Saturday, 28 September 2013

Passion (2013, Brian DePalma)

Camp, Histrionic and Overwrought; Brian DePalma's reworking of French thriller Love Crime breaks free of its (purposeful) televisual first half and indulges into a riveting baroque finale, delivering all the infamous hallmarks of its director. Some viewers may get left behind in the film's tongue-in-cheek genre musings, but for those fully on board, Passion is a riveting divulgence into the cinematic fireworks of a time past.

Cutthroat corporate dealings lie at the heart of this thriller that centres two young professional women in a race to come out on top. What begins as cattiness escalates into a downward spiral of murder, espionage and sordid misplaced longings as these seemingly empty vessels do their worst. Isabelle (Noomi Rapace) is somewhat of a blank slate; a mild-mannered and 'passionate' young woman who wants to honourably get out what she puts into her company. Isabelle's superior Christine (Rachel McAdams), on the other hand, isn't as opaque and certainly doesn't fear revealing her cards as the sociopathic bitch boss by taking her proteges's ideas as her own as she ascends the career ladder further.

As the relationship between the two becomes increasingly unprofessional, the film shifts tones to match the imaginable inner turmoil of Isabelle as Christine mounts on the pressure. Whereas the first hour sees a rather formal visual approach to the setup, the latter half's spiteful actions hurls the plot towards extreme subjectivity for which DePalma utilises paranoia inducing angular, jaunty visual devises that evoke classic film noir and its German expressionist precursors. What more do those who enjoy and accept DePalma's work want and/or expect? The pleasure and the real driving force of his cinema is in the construction and technical prowess, not the philosophical strands found, let's say, in the films of Claude Chabrol.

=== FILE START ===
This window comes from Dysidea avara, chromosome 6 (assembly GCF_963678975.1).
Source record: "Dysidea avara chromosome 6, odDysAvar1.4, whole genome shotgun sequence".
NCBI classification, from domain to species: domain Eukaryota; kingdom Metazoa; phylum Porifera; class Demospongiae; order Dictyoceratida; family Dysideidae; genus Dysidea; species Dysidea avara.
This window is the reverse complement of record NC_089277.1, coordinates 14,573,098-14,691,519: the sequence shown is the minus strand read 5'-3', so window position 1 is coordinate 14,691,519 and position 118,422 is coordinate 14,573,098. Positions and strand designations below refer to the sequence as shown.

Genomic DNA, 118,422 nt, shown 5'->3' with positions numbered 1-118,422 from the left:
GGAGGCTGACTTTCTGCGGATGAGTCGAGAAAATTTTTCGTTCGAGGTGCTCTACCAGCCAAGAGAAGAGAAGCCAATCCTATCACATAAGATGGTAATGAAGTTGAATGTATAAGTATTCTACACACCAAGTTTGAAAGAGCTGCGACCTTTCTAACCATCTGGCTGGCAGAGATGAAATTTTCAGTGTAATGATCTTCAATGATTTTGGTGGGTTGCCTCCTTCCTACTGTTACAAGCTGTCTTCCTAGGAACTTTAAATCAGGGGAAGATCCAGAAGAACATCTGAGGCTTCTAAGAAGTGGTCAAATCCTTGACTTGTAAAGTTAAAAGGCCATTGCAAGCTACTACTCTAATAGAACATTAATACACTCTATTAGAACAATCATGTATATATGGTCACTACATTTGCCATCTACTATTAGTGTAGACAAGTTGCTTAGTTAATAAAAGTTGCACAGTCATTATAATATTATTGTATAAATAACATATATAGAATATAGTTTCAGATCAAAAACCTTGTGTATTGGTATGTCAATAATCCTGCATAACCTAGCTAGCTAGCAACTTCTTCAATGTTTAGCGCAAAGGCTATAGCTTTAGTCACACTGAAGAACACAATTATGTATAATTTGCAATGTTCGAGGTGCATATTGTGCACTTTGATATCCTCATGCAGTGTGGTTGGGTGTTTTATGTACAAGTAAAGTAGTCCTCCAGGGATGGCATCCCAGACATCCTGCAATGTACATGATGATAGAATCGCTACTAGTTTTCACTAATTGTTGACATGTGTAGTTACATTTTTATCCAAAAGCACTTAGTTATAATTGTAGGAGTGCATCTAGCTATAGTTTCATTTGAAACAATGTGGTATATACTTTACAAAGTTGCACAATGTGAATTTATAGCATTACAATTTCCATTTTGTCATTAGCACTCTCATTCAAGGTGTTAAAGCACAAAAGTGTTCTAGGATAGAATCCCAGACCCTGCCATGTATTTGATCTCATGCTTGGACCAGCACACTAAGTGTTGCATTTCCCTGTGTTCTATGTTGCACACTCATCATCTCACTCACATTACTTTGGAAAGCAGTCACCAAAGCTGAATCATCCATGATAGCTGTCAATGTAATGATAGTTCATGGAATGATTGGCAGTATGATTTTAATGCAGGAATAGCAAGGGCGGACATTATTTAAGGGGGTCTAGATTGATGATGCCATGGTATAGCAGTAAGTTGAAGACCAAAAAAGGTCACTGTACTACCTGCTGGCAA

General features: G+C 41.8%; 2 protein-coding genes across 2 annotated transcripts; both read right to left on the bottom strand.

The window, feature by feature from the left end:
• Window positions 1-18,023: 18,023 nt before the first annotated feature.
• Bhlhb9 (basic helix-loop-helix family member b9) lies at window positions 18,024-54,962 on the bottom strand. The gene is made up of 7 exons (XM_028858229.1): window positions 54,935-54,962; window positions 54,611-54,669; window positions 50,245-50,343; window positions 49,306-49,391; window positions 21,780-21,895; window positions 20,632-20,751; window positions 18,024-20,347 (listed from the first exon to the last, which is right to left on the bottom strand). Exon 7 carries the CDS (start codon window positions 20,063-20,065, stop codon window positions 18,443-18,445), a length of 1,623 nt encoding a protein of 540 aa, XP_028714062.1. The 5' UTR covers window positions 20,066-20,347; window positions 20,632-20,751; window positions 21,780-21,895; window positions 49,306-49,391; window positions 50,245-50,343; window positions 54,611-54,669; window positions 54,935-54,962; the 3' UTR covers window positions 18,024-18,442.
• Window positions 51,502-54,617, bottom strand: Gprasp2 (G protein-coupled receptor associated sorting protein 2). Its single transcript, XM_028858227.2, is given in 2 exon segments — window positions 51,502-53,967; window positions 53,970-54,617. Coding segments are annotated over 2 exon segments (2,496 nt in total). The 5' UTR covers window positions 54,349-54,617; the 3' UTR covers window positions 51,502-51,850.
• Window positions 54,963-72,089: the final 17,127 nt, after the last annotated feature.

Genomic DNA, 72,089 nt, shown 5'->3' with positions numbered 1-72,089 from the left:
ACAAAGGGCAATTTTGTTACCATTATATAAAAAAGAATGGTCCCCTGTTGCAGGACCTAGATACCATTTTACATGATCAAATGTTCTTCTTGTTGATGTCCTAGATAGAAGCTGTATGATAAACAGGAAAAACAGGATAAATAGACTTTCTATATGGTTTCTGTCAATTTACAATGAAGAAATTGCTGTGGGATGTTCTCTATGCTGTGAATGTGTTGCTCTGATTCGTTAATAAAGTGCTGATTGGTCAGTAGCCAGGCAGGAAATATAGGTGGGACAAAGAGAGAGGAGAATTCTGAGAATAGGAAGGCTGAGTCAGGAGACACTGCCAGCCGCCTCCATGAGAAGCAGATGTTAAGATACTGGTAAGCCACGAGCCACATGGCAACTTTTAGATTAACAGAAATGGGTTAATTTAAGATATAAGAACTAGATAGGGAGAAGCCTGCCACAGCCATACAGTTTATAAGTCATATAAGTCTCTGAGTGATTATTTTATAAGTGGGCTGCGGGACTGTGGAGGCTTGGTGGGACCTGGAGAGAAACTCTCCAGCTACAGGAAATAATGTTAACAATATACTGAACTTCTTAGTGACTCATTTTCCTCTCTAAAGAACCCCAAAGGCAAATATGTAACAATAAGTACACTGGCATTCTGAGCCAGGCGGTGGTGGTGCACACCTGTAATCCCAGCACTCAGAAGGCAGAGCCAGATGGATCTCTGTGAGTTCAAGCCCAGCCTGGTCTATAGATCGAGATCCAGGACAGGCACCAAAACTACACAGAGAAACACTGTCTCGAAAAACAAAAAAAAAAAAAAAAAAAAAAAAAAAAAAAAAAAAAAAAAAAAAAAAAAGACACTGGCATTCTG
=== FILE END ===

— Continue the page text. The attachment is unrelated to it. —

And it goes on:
Passion is shamelessly crass and from the get-go a tonal mess, a real throw back to the earlier thrillers of Sisters, Dressed to Kill, and Body Double. But in this mess is most of the joy; how many times in a year does a film pull us from all sides at once and so viscerally infect its genetics with cinematic language? So many films feel on the brink of greatness, falling short in their fear of admitting to madness and thus accepting a safe seat. Like William Friedkin, a director also in his 70s, DePalma shows the vitality of a filmmaker in his 30s. Perhaps only in extreme artistic youth, or in this case, maturity can you go for broke and truly push it over the edge. That is what makes Passion such fun exhilarating fare.

Has Rachel McAdams been better before? Yes. Has Noomi Rapace ever been more impressive? Of course. But that's not the real draw here. A cinematic in-joke it may be, but watching DePalma continue to pastiche vintage form and to an extent even himself on this occasion is exhilarating, textural fun that is seldom found these days. 

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